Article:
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    Rights statement: This is the peer reviewed version of the following article: Otu‐Larbi, F, Bolas, CG, Ferracci, V, et al. Modelling the effect of the 2018 summer heatwave and drought on isoprene emissions in a UK woodland. Glob Change Biol. 2020; 26: 2320-2335. https://doi.org/10.1111/gcb.14963 which has been published in final form at https://onlinelibrary.wiley.com/doi/full/10.1111/gcb.14963 This article may be used for non-commercial purposes in accordance With Wiley Terms and Conditions for self-archiving.

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    Embargo ends: 22/01/21

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Modelling the effect of the 2018 summer heatwave and drought on isoprene emissions in a UK woodland: Modelling isoprene emissions during heatwave-drought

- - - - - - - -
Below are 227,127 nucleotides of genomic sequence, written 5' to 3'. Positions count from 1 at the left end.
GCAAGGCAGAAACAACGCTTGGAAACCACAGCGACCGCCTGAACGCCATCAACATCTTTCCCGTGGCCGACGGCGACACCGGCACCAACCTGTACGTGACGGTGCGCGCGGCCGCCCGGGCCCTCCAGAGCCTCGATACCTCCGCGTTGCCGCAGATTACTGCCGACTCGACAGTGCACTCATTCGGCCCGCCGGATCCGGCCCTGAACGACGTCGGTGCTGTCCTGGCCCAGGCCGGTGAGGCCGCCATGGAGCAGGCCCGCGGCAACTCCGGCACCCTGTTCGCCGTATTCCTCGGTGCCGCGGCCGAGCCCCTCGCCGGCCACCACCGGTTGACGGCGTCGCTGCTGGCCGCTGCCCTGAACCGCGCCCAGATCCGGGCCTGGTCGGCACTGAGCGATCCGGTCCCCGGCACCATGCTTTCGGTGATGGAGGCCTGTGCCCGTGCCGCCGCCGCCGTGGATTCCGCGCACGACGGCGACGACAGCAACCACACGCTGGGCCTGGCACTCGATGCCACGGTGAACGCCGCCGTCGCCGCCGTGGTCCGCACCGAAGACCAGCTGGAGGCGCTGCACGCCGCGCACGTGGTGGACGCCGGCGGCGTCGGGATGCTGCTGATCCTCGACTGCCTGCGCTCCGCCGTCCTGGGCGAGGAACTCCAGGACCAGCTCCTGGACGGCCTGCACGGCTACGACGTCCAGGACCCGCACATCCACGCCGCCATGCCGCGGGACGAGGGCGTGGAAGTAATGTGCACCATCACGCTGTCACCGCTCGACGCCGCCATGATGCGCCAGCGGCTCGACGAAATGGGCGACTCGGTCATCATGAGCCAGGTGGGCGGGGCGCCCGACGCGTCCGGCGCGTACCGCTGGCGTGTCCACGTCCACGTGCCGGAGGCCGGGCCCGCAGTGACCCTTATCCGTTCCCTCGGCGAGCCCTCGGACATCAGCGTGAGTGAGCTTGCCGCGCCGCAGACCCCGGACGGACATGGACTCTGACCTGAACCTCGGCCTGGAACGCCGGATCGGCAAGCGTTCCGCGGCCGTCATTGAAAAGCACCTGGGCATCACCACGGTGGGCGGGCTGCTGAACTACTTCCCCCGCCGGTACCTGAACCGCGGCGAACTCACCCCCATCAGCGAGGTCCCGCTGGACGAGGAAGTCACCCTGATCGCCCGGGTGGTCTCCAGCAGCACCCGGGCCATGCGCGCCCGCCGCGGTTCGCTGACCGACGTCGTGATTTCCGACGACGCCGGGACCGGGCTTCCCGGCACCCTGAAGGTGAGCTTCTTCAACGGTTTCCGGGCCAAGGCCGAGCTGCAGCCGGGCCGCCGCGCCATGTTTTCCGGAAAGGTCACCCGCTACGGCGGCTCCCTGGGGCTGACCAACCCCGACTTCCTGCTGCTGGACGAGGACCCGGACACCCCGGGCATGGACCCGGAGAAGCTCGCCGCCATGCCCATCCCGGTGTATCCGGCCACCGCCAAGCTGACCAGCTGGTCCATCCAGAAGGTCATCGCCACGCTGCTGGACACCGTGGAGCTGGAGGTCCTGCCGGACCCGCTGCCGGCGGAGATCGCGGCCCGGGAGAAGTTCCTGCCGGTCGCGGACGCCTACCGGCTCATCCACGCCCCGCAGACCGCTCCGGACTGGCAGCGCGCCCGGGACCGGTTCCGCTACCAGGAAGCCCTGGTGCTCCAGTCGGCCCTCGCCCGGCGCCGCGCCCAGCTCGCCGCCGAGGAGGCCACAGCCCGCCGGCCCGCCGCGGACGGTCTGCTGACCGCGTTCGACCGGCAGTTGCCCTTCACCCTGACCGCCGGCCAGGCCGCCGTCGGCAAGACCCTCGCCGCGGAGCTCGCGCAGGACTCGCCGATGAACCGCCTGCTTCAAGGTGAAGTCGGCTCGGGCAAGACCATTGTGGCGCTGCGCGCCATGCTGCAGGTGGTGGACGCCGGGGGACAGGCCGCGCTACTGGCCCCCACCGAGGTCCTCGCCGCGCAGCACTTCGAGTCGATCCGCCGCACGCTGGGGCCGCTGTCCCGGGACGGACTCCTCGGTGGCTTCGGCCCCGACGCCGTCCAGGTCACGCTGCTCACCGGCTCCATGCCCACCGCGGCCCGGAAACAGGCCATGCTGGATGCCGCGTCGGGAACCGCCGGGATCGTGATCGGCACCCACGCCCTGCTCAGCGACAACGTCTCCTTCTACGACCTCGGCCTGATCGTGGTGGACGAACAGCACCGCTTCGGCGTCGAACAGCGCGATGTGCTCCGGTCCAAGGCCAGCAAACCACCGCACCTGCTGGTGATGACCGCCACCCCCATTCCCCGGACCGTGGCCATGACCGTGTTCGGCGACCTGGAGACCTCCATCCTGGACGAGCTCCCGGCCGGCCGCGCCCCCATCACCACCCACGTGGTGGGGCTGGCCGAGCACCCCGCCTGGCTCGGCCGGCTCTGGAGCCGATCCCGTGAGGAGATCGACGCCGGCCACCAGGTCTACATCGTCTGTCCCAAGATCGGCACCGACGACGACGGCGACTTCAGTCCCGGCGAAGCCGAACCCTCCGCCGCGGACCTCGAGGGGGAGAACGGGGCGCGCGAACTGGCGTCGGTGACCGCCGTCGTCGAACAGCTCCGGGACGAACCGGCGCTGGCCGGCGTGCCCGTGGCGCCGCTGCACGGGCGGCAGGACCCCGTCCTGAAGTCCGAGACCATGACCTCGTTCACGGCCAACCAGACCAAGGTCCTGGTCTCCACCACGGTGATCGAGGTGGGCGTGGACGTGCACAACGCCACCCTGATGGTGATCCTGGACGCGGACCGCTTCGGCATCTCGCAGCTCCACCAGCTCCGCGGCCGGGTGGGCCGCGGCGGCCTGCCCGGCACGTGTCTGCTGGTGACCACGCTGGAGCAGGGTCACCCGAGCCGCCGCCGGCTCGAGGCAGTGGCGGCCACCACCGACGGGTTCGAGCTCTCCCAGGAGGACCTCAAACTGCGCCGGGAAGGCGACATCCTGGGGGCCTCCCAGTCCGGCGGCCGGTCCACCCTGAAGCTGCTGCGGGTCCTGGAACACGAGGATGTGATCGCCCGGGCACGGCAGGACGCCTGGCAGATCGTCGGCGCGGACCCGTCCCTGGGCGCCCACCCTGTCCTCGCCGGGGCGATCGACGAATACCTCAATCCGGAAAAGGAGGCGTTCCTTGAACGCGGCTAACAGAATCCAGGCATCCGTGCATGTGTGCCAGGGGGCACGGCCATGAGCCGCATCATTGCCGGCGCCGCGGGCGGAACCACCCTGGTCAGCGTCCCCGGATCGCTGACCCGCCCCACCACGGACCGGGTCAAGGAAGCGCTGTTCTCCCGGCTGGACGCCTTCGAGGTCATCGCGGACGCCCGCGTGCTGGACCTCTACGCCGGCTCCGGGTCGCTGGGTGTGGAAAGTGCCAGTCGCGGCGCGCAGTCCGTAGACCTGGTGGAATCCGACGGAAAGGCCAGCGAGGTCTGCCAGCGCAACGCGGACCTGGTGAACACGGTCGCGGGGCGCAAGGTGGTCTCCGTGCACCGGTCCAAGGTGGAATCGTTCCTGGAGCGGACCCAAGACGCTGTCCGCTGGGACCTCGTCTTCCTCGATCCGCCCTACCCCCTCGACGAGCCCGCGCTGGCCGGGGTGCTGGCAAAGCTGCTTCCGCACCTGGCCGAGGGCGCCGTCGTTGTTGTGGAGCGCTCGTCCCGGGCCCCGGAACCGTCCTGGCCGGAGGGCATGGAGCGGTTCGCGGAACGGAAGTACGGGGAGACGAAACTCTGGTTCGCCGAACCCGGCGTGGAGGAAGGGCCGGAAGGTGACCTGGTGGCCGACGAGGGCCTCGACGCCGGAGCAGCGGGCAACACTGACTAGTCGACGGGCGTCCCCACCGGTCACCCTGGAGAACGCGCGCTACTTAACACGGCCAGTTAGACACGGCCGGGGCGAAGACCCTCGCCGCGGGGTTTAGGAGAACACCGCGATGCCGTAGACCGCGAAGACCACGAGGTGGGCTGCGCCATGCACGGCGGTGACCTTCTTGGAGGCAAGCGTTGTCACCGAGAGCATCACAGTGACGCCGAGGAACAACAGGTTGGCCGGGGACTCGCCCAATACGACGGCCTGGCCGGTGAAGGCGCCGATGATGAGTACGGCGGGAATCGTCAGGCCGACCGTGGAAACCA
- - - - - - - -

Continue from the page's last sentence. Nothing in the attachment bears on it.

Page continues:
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Modelling the effect of the 2018 summer heatwave and drought on isoprene emissions in a UK woodland : Modelling isoprene emissions during heatwave-drought. / Otu-Larbi, Frederick; Bolas, Conor; Ferracci, Valerio; Staniaszek, Zosia ; Jones, Roderic; Mahli, Yadvinder; Harris, Neil; Wild, Oliver; Ashworth, Kirsti.

In: Global Change Biology, Vol. 26, No. 4, 01.04.2020, p. 2320-2335.

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Otu-Larbi, Frederick ; Bolas, Conor ; Ferracci, Valerio ; Staniaszek, Zosia ; Jones, Roderic ; Mahli, Yadvinder ; Harris, Neil ; Wild, Oliver ; Ashworth, Kirsti. / Modelling the effect of the 2018 summer heatwave and drought on isoprene emissions in a UK woodland : Modelling isoprene emissions during heatwave-drought. In: Global Change Biology. 2020 ; Vol. 26, No. 4. pp. 2320-2335.

Bibtex

@article{644f37aaafae4ec6ab7a75cdc7c4e146,
title = "Modelling the effect of the 2018 summer heatwave and drought on isoprene emissions in a UK woodland: Modelling isoprene emissions during heatwave-drought",